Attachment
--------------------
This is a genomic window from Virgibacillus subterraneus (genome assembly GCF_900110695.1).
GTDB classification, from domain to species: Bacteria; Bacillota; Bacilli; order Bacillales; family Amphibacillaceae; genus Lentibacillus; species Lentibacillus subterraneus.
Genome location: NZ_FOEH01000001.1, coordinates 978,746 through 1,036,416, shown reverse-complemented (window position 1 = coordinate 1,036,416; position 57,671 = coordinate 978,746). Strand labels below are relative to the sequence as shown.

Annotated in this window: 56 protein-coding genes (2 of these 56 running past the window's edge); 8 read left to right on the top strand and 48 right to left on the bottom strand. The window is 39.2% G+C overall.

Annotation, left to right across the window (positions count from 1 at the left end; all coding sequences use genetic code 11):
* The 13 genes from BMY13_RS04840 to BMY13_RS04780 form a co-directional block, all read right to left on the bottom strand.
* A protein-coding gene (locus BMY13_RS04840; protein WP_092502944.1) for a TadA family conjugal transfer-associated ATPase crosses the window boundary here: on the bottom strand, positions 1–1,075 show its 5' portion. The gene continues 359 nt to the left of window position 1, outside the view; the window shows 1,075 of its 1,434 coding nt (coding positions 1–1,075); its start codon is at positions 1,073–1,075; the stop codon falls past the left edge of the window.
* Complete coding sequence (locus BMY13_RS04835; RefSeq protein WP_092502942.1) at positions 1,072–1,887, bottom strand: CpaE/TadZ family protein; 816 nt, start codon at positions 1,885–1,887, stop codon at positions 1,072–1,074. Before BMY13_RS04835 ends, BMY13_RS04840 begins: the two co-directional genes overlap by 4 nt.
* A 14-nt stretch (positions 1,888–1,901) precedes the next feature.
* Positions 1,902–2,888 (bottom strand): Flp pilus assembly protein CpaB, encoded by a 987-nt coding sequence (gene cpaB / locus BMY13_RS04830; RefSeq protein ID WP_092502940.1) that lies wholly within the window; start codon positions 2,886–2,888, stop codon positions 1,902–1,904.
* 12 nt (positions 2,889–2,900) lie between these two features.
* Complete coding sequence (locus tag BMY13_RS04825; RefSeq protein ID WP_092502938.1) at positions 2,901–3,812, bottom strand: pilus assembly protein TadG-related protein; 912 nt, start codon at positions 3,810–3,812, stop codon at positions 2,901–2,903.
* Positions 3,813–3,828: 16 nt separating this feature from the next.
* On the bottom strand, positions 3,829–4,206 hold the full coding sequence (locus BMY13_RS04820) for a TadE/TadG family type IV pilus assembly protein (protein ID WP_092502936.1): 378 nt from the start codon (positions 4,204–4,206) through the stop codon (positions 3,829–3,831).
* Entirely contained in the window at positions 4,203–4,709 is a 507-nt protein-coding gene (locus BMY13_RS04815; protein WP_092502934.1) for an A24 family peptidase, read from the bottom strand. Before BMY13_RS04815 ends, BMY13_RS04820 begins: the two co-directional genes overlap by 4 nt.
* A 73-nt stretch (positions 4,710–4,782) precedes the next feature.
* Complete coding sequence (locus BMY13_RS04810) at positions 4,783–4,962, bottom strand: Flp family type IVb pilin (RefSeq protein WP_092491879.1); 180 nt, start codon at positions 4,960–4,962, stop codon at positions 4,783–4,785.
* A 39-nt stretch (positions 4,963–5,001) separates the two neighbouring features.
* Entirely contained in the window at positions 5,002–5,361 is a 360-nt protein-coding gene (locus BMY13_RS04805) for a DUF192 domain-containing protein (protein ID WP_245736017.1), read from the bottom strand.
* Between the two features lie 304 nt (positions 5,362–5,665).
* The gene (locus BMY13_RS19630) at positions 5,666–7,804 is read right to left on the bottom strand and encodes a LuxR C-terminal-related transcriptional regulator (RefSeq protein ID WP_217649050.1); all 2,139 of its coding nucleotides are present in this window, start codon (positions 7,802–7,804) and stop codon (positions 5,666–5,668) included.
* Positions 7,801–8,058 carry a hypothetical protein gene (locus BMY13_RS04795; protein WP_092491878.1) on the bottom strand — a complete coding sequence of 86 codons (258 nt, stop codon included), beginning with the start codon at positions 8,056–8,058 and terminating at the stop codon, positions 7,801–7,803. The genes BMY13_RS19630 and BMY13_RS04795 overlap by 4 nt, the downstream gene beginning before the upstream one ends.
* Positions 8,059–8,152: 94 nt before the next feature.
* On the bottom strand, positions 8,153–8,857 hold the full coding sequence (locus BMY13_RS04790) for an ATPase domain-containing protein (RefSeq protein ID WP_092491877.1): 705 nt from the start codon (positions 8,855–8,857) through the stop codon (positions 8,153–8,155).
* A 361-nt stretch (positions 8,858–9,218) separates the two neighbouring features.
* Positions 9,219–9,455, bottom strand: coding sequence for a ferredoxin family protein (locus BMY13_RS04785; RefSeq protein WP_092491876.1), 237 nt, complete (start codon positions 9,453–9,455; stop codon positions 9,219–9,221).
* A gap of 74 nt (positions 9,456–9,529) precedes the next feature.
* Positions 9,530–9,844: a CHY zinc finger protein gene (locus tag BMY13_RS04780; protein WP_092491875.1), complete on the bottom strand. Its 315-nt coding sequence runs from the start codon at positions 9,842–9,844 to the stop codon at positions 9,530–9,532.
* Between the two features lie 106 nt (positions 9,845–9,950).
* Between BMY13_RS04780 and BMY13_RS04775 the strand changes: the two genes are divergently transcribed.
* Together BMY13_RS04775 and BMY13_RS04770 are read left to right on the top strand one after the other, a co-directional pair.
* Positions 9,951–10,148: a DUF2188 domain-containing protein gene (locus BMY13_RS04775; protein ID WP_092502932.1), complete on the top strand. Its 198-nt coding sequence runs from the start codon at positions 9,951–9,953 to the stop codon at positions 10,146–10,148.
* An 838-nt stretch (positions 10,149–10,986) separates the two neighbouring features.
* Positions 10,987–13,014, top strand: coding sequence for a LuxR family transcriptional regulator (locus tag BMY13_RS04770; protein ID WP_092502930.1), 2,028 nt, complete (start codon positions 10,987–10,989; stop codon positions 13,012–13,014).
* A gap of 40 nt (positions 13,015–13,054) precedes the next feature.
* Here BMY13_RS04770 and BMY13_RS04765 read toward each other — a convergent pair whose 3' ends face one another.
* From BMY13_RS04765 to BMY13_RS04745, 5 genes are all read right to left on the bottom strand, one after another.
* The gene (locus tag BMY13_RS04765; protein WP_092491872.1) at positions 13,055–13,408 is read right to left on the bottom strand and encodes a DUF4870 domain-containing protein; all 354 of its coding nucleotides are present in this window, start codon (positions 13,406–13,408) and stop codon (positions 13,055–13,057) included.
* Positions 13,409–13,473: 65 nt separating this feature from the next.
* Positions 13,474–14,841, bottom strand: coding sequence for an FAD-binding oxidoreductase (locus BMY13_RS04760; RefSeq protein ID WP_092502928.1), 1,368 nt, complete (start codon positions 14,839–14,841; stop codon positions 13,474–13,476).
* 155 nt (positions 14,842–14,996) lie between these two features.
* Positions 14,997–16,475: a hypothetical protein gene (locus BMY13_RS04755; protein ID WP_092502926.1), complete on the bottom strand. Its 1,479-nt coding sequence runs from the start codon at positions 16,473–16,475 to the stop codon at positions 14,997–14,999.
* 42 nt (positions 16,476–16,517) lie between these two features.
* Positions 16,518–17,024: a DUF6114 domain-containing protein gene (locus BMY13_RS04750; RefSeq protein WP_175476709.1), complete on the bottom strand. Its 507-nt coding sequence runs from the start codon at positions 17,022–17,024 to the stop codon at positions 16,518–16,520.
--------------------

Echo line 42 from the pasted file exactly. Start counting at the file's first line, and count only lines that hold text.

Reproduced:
* Positions 14,997–16,475: a hypothetical protein gene (locus BMY13_RS04755; protein ID WP_092502926.1), complete on the bottom strand. Its 1,479-nt coding sequence runs from the start codon at positions 16,473–16,475 to the stop codon at positions 14,997–14,999.